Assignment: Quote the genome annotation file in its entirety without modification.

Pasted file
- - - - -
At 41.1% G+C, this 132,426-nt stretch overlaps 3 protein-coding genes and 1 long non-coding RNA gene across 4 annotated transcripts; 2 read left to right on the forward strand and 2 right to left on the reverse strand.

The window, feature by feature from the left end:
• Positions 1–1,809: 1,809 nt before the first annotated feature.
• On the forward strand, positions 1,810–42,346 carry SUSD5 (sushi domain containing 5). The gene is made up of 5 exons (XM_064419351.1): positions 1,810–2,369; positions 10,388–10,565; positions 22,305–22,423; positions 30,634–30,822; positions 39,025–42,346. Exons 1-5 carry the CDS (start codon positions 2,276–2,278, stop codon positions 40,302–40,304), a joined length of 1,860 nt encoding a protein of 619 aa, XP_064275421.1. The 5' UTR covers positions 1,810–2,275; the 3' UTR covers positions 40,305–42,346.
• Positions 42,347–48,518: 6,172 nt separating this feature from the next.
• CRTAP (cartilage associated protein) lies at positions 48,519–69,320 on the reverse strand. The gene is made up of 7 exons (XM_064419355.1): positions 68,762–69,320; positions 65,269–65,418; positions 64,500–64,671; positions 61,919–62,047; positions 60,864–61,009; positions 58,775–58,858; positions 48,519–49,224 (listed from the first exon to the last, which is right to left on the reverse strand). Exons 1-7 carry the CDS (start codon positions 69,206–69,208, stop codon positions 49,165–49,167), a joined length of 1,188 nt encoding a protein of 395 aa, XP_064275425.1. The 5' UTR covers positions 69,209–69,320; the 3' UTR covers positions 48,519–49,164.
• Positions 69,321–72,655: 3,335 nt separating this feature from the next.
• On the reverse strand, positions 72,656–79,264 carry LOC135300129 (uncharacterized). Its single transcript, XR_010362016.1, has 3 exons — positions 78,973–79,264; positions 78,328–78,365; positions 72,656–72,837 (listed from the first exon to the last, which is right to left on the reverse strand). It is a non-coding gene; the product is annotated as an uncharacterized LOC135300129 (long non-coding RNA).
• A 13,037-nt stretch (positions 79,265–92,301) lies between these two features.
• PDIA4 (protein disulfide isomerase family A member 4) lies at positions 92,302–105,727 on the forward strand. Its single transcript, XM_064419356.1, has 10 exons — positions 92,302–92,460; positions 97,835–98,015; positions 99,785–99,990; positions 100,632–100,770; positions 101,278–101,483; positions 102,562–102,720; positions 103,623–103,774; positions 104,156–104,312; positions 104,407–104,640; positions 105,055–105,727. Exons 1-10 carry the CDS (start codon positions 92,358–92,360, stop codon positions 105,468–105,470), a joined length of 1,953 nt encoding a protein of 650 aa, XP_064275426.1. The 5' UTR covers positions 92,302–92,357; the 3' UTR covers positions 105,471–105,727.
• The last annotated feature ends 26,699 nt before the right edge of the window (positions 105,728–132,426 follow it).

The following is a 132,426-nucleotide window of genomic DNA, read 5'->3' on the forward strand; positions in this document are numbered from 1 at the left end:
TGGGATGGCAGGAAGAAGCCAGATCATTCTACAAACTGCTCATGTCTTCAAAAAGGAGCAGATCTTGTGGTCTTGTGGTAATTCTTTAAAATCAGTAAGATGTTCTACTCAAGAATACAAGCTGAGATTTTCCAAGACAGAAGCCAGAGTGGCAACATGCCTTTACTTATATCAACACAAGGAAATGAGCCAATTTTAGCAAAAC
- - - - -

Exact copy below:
At 41.1% G+C, this 132,426-nt stretch overlaps 3 protein-coding genes and 1 long non-coding RNA gene across 4 annotated transcripts; 2 read left to right on the forward strand and 2 right to left on the reverse strand.

The window, feature by feature from the left end:
• Positions 1–1,809: 1,809 nt before the first annotated feature.
• On the forward strand, positions 1,810–42,346 carry SUSD5 (sushi domain containing 5). The gene is made up of 5 exons (XM_064419351.1): positions 1,810–2,369; positions 10,388–10,565; positions 22,305–22,423; positions 30,634–30,822; positions 39,025–42,346. Exons 1-5 carry the CDS (start codon positions 2,276–2,278, stop codon positions 40,302–40,304), a joined length of 1,860 nt encoding a protein of 619 aa, XP_064275421.1. The 5' UTR covers positions 1,810–2,275; the 3' UTR covers positions 40,305–42,346.
• Positions 42,347–48,518: 6,172 nt separating this feature from the next.
• CRTAP (cartilage associated protein) lies at positions 48,519–69,320 on the reverse strand. The gene is made up of 7 exons (XM_064419355.1): positions 68,762–69,320; positions 65,269–65,418; positions 64,500–64,671; positions 61,919–62,047; positions 60,864–61,009; positions 58,775–58,858; positions 48,519–49,224 (listed from the first exon to the last, which is right to left on the reverse strand). Exons 1-7 carry the CDS (start codon positions 69,206–69,208, stop codon positions 49,165–49,167), a joined length of 1,188 nt encoding a protein of 395 aa, XP_064275425.1. The 5' UTR covers positions 69,209–69,320; the 3' UTR covers positions 48,519–49,164.
• Positions 69,321–72,655: 3,335 nt separating this feature from the next.
• On the reverse strand, positions 72,656–79,264 carry LOC135300129 (uncharacterized). Its single transcript, XR_010362016.1, has 3 exons — positions 78,973–79,264; positions 78,328–78,365; positions 72,656–72,837 (listed from the first exon to the last, which is right to left on the reverse strand). It is a non-coding gene; the product is annotated as an uncharacterized LOC135300129 (long non-coding RNA).
• A 13,037-nt stretch (positions 79,265–92,301) lies between these two features.
• PDIA4 (protein disulfide isomerase family A member 4) lies at positions 92,302–105,727 on the forward strand. Its single transcript, XM_064419356.1, has 10 exons — positions 92,302–92,460; positions 97,835–98,015; positions 99,785–99,990; positions 100,632–100,770; positions 101,278–101,483; positions 102,562–102,720; positions 103,623–103,774; positions 104,156–104,312; positions 104,407–104,640; positions 105,055–105,727. Exons 1-10 carry the CDS (start codon positions 92,358–92,360, stop codon positions 105,468–105,470), a joined length of 1,953 nt encoding a protein of 650 aa, XP_064275426.1. The 5' UTR covers positions 92,302–92,357; the 3' UTR covers positions 105,471–105,727.
• The last annotated feature ends 26,699 nt before the right edge of the window (positions 105,728–132,426 follow it).

The following is a 132,426-nucleotide window of genomic DNA, read 5'->3' on the forward strand; positions in this document are numbered from 1 at the left end:
TGGGATGGCAGGAAGAAGCCAGATCATTCTACAAACTGCTCATGTCTTCAAAAAGGAGCAGATCTTGTGGTCTTGTGGTAATTCTTTAAAATCAGTAAGATGTTCTACTCAAGAATACAAGCTGAGATTTTCCAAGACAGAAGCCAGAGTGGCAACATGCCTTTACTTATATCAACACAAGGAAATGAGCCAATTTTAGCAAAAC